ing violation of the Sherman Anti-,
Trust law through price-fixing was
started today as the latest step into a
broad government inquiry into al-
leged illegal practices in the industry.'
Among first warrants issued were<
nine for the arrest of prominent Chi-
cagoans including Edward G. Seubert,
president of the Standard Oil Com-
pany (Indiana), Henry M. Dawes,
president of the Pure Oil Company,
Keith Fanisher, Petroleum Editor of
tlte Chicago Journal of Commerce;
and Bryan S. Reid, Chicago' executive
of Socony-Vacuum Oil Company.
Federal prosecutors there, cooper-
ating with authorities here who di-E
rected the investigation resulting in
the formal charges of conspiracy to
manipulate the price of gasoline to
independent jobbers in 10 midwest
states, said bonds of $5,000 each
would be demanded.
Await Completion Of Inquiry
U. S. District Attorney John J.
Boyle announced that plans for the1
trial of the total of 84 defendants in
this phase of the investigation, would]
await completion of the full inquiry
by the Federal grand jury, now in;
recess until Aug. 19. He did not say;
what other avenues would be follow-
ed when the grand jurors resume]
duty.
Several months will be required to
prepare for the trial, which will be
held here, added Boyle. He said that
while the defendants would be al-
lowed to post bonds on the warrants
against them in the Federal court'
districts where they reside, they would
be brought here for formal arraign-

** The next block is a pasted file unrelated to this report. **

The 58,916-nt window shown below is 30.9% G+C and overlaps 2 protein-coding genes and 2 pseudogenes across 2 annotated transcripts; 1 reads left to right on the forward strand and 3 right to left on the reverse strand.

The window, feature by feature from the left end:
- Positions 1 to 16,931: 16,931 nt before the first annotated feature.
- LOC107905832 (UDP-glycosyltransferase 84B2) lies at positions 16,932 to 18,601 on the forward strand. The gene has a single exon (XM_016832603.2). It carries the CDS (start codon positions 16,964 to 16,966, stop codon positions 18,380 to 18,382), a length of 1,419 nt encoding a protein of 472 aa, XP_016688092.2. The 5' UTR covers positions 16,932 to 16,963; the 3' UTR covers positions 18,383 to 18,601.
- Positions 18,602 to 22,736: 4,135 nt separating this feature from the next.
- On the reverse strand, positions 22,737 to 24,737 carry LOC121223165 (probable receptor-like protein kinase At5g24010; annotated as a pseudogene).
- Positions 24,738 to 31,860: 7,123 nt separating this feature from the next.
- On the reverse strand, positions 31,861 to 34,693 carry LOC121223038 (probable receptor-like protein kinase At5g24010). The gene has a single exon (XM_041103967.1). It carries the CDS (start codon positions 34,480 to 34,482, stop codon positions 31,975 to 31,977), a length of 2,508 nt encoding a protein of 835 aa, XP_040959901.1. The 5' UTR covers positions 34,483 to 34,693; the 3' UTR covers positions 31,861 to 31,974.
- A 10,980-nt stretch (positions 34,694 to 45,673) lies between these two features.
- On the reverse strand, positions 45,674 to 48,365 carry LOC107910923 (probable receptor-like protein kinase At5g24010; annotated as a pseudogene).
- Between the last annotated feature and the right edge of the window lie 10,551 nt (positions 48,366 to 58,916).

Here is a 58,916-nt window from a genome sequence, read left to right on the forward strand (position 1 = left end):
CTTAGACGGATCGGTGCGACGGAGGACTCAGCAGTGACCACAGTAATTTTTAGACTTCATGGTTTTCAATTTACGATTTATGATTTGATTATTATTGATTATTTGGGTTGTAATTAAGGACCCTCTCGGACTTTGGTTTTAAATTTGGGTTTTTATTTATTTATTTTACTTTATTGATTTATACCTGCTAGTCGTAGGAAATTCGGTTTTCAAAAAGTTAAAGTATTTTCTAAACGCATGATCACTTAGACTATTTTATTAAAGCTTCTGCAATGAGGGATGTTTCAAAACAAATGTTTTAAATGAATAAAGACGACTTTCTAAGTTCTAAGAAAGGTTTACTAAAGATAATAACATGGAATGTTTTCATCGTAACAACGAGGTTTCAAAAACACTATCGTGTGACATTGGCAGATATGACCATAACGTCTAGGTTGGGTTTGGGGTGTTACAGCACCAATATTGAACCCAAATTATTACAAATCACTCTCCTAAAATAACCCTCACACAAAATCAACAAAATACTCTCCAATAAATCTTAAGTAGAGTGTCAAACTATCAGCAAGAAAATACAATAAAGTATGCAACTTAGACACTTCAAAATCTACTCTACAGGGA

ment.
All the 84 were named in a single
true bill, made public last night. In
addition to the oil concerns, they in-
clude 58 individuals who are execu-
tives of the companies and three trade
journals.
Jury Finds Artificial Prices
The indictment was based on the
grand jury's finding that the major
oil companies operated pools in Tex-
as, Oklahoma, and mid-continent
fields to purchase gasoline from in-
dependent refineries at artificial
prices which were maintained as
open market quotations.
It charged price raising and price
fixing was achieved by selling gaso-
line to independent jobbers on long
terms supply contracts at a cost de-
termined by prices published in the
trade journals, which were the prices
allegedly fixed in the buying pools.
Independent jobbers claimed these
prices were too high to allow a mar-
gin of profit that would enable them
to compete and complaint was made
to Washington authorities some
months ago by their organization, the
National Oil Marketers Association.